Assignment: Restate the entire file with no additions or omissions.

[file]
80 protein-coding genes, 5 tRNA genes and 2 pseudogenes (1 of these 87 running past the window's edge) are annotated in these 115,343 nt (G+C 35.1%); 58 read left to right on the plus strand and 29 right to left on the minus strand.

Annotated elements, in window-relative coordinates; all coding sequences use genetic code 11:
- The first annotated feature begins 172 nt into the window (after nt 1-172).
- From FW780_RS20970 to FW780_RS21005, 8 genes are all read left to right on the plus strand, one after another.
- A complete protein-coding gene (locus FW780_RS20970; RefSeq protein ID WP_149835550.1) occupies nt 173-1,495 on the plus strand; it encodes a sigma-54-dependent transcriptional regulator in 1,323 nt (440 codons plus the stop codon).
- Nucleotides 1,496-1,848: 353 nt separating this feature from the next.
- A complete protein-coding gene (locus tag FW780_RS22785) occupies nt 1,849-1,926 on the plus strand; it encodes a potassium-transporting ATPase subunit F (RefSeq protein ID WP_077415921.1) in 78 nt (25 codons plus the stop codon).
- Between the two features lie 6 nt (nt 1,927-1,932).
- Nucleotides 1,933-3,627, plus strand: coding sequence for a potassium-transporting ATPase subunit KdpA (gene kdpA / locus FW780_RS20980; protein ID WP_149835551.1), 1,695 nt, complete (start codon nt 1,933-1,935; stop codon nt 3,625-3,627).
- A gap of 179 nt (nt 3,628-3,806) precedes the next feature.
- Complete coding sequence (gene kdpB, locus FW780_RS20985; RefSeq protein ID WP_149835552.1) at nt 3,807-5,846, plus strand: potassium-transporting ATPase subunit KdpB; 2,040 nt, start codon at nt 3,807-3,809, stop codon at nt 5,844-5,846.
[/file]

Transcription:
80 protein-coding genes, 5 tRNA genes and 2 pseudogenes (1 of these 87 running past the window's edge) are annotated in these 115,343 nt (G+C 35.1%); 58 read left to right on the plus strand and 29 right to left on the minus strand.

Annotated elements, in window-relative coordinates; all coding sequences use genetic code 11:
- The first annotated feature begins 172 nt into the window (after nt 1-172).
- From FW780_RS20970 to FW780_RS21005, 8 genes are all read left to right on the plus strand, one after another.
- A complete protein-coding gene (locus FW780_RS20970; RefSeq protein ID WP_149835550.1) occupies nt 173-1,495 on the plus strand; it encodes a sigma-54-dependent transcriptional regulator in 1,323 nt (440 codons plus the stop codon).
- Nucleotides 1,496-1,848: 353 nt separating this feature from the next.
- A complete protein-coding gene (locus tag FW780_RS22785) occupies nt 1,849-1,926 on the plus strand; it encodes a potassium-transporting ATPase subunit F (RefSeq protein ID WP_077415921.1) in 78 nt (25 codons plus the stop codon).
- Between the two features lie 6 nt (nt 1,927-1,932).
- Nucleotides 1,933-3,627, plus strand: coding sequence for a potassium-transporting ATPase subunit KdpA (gene kdpA / locus FW780_RS20980; protein ID WP_149835551.1), 1,695 nt, complete (start codon nt 1,933-1,935; stop codon nt 3,625-3,627).
- A gap of 179 nt (nt 3,628-3,806) precedes the next feature.
- Complete coding sequence (gene kdpB, locus FW780_RS20985; RefSeq protein ID WP_149835552.1) at nt 3,807-5,846, plus strand: potassium-transporting ATPase subunit KdpB; 2,040 nt, start codon at nt 3,807-3,809, stop codon at nt 5,844-5,846.